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Reflections on turning 60

This year (2019) is a significant one because it commemorates events that greatly impacted the trajectory of my life. Last month on July 16th was the 50th anniversary of the day we left Fairholme Colony. On July 27th I turned 60 and on October 8th my husband Gordon and I will celebrate our 30th wedding anniversary. If feelings were a beverage mine would taste like gratitude with a splash of melancholy.

I love to dress up so my husband Gordon and son Levi threw me a birthday party at the Rusty Owl Restaurant in Prince Albert, SK. My “boys” are the jewels in my crown and they brought love and laughter to my party with touching toasts and stories that provoked great merriment at my expense. Despite all my efforts to “become English” I had to concede that I am a bona fide Hutterite wife and mother…. long, loud and deeply loving.

I’m a fan of marking special occasions. Life is marching by at such great speed that we are forgetting to turn off our gadgets and turn to each other. I was not afraid of 60. It’s a beautiful age.

Over my lifetime I have been incredibly fortunate to draw to myself a circle of friends with whom I have shared the best of times and the worst of times. (And I have experienced plenty of both). They all came to my celebration, some in person and some via audio or video messages. Hutterite friends and family across Canada and the U.S. and my cherished European friends all made an appearance. I felt so blessed.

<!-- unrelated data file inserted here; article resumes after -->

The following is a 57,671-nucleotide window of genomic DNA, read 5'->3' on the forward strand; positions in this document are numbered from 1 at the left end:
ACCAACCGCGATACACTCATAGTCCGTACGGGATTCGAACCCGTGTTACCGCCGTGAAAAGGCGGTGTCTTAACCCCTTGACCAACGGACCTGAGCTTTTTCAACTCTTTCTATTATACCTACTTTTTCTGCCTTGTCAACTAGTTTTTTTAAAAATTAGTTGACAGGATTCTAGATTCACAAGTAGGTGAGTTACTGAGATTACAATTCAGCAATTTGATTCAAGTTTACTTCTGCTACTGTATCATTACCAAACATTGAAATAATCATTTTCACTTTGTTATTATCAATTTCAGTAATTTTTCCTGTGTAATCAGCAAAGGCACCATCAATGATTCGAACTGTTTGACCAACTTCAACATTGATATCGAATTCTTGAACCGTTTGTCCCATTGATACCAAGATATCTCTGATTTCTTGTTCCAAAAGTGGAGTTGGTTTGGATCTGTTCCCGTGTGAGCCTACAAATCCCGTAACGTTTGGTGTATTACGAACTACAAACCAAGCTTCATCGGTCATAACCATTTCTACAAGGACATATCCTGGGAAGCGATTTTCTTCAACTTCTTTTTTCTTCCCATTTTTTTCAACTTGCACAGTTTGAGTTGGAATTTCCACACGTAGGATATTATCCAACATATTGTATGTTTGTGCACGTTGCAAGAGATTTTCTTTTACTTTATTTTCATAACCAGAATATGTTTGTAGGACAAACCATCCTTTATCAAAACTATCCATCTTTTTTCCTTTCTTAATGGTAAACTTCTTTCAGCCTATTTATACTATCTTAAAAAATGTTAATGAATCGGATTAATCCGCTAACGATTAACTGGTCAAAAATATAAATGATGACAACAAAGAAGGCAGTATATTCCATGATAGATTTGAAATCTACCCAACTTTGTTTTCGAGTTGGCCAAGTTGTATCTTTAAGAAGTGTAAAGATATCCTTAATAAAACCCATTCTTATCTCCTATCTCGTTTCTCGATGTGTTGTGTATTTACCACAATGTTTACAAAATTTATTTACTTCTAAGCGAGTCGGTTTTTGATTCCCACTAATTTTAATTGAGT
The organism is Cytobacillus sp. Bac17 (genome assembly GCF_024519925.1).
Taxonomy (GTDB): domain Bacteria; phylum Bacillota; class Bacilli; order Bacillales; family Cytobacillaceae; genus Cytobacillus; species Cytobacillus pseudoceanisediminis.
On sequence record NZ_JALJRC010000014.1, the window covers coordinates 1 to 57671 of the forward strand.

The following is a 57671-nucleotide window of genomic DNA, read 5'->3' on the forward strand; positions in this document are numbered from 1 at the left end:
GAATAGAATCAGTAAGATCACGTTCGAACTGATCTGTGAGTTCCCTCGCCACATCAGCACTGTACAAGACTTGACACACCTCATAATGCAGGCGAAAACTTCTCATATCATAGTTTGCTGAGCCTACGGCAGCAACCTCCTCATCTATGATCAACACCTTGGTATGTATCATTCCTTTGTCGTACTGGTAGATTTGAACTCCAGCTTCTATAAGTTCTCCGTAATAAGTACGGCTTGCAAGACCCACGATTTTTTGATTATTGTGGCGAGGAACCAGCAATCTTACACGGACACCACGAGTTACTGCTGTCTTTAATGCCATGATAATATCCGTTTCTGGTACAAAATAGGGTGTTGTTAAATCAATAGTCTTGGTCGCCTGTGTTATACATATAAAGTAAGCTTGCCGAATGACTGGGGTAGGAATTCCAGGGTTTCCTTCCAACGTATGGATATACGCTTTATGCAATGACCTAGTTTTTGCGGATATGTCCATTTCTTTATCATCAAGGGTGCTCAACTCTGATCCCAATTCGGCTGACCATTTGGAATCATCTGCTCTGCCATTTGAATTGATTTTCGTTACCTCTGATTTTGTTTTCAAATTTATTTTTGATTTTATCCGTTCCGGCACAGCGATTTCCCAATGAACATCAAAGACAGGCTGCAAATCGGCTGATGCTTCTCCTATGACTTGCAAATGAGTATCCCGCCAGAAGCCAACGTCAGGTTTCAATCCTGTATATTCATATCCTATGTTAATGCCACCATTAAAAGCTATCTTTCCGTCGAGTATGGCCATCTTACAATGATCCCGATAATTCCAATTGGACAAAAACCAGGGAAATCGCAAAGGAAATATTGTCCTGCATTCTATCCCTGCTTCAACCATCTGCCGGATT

Looking back, my life feels like a dream. Until I was 10 years old, I had a happy go lucky childhood at the Fairholme Hutterite Colony. From age 10 (when we left the colony) to age 20 I went through difficult transitional years getting a handle on the “English” world. From age 20-30 I enjoyed (immensely) a career in journalism, mostly television and radio. The story telling culture that was entrenched in my consciousness in the Klanaschuel on the Colony served me extremely well during those years. Then I hit a fork in the road. As a journalist, falling in love with your subject was, to put it bluntly, a career ender. Gordon Kirkby, the newly elected Mayor of Prince Albert was then, the youngest mayor (30) in Saskatchewan’s history. There was a lot of tension in Prince Albert at the time of his election between the Aboriginal and non-Aboriginal community. I was greatly impacted by his message that we all have a right and duty to feel proud of our cultural heritage. I was very "unproud" to be Hutterite. We married in 1989. Thus, in my 30’s-40’s I became a politician’s wife, and then a mother to our beloved son, Levi.